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Over the last five (5) years in particular, the domestic Bahamian aviation landscape has seen numerous and much welcomed modernizations. The introduction of new aviation related legislation, either entirely repealed or replaced in part, predecessor legislation and has driven the majority of the recent modernizations in the aviation sector. The most recent spate of modernizations began in 2016, with the passage of the Civil Aviation Act, 2016 (“CAA2016”).


The CAA2016 for the first time in The Bahamas, brought about the creation of a civil aviation authority, debuting its functionally separated internal component entities. The new civil aviation authority also replaced the former all-in-one civil aviation department. At its outset, the new authority established by the CAA2016 collectively oversaw the functions of air navigation services, flight standards, aircraft investigation and general regulation and safety oversight of civil aviation in The Bahamas. The specific functions of air navigations services and aircraft investigations were performed by the authority’s two (2) functionally separate sections of the civil aviation authority namely: The Bahamas Air Navigation Services Division (“BANSD”) and The Air Accident Investigation Department (“AAID”), respectively.


Subsequent to the CAA2016, in 2017 the Bahamian aviation landscape was once again modernized with the introduction of the Schedule 27 rules which governed drone operations in The Bahamas. As a result of drones becoming increasingly popular and common place in today’s aviation space, many state aviation regulators around the world have had to make such adjustments. The need to provide adjustments with respect to drone regulations is predicted to continue as the sector continues to evolve, and become even more mainstream.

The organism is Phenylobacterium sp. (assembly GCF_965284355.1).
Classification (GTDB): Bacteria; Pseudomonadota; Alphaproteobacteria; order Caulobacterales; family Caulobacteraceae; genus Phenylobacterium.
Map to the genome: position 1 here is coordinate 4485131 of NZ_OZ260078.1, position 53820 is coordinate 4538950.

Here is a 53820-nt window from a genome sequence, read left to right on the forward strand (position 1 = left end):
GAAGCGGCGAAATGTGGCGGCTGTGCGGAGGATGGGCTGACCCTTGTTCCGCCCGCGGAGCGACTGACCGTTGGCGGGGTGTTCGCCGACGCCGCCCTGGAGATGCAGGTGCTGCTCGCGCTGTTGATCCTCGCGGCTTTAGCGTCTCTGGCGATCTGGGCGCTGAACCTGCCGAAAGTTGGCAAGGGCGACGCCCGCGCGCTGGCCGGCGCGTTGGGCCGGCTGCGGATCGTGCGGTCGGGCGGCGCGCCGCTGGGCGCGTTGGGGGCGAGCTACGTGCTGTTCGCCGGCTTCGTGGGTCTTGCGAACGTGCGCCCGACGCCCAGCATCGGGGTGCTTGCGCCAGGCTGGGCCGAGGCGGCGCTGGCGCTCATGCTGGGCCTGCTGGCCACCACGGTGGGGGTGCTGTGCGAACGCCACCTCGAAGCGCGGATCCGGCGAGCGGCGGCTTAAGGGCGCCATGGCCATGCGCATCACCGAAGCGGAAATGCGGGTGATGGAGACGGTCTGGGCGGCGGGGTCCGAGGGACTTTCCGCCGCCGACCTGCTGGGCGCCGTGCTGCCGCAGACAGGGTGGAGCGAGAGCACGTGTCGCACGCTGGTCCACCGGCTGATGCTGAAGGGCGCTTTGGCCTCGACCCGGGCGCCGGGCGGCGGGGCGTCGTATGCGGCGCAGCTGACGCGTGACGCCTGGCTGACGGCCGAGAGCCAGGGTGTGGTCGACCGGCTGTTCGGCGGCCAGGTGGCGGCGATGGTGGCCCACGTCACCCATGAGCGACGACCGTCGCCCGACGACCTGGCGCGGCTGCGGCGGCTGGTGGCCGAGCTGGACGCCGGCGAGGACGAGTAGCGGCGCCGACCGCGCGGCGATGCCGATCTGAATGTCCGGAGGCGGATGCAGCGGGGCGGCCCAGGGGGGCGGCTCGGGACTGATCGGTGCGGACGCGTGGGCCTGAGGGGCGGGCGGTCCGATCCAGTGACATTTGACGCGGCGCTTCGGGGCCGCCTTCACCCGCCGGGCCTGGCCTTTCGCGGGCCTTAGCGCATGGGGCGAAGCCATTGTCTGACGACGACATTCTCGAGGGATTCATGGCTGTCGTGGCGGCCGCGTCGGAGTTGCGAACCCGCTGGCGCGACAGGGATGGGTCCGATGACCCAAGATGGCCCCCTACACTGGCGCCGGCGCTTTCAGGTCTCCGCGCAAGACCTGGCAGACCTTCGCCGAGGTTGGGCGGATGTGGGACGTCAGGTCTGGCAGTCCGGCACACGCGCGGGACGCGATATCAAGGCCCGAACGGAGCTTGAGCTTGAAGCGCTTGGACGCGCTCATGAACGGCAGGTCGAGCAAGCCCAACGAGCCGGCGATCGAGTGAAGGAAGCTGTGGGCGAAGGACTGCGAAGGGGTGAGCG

2019 witnessed the further expansion of the Bahamian aviation landscape by the passage of the Aircraft Accident Investigation Authority Act, 2019 (“AAIAA2019”). Chiefly, the introduction of this legislation served to separate the function of investigation of aircraft related incidents out of the civil aviation authority into a new independent authority known as the Aircraft Accident Investigation Authority (“AAIA”). The AAIA, which now operates under the Ministry of Transport and Local Government, was first established as a separate entity within The Bahamas’ civil aviation authority known as the AAID in 2016.

By way of the AAIAA2019, the AAID was transformed into a separate and autonomous authority in December 2019, now known as the AAIA. The AAIA continues to investigate aviation accidents and incidents to determine what transpired and to make recommendations geared towards improving safety. The AAIA is governed by a four (4) member board (commissioned in July 2020), and is provided with direct state funding to address its mandate. In furtherance of its mandate, the AAIA has entered into various Memoranda of Understanding with key assets and stakeholders in aircraft accident investigations, which all clearly outline the framework of assistance obligations.



In February 2021, in exercise of the powers provided under the AAIAA2019, The Minister responsible for the AAIA promulgated the Aircraft Accident Investigation Authority Regulations, 2021 (“AAIAR2021”) which detail the rules governing every aspect of aircraft investigations including but not limited to: (i) accident reporting; (ii) the form and conduct of investigations; (iii) powers of accident investigators (iv) preservation of wreckage and records; and (v) preliminary and final accident reports.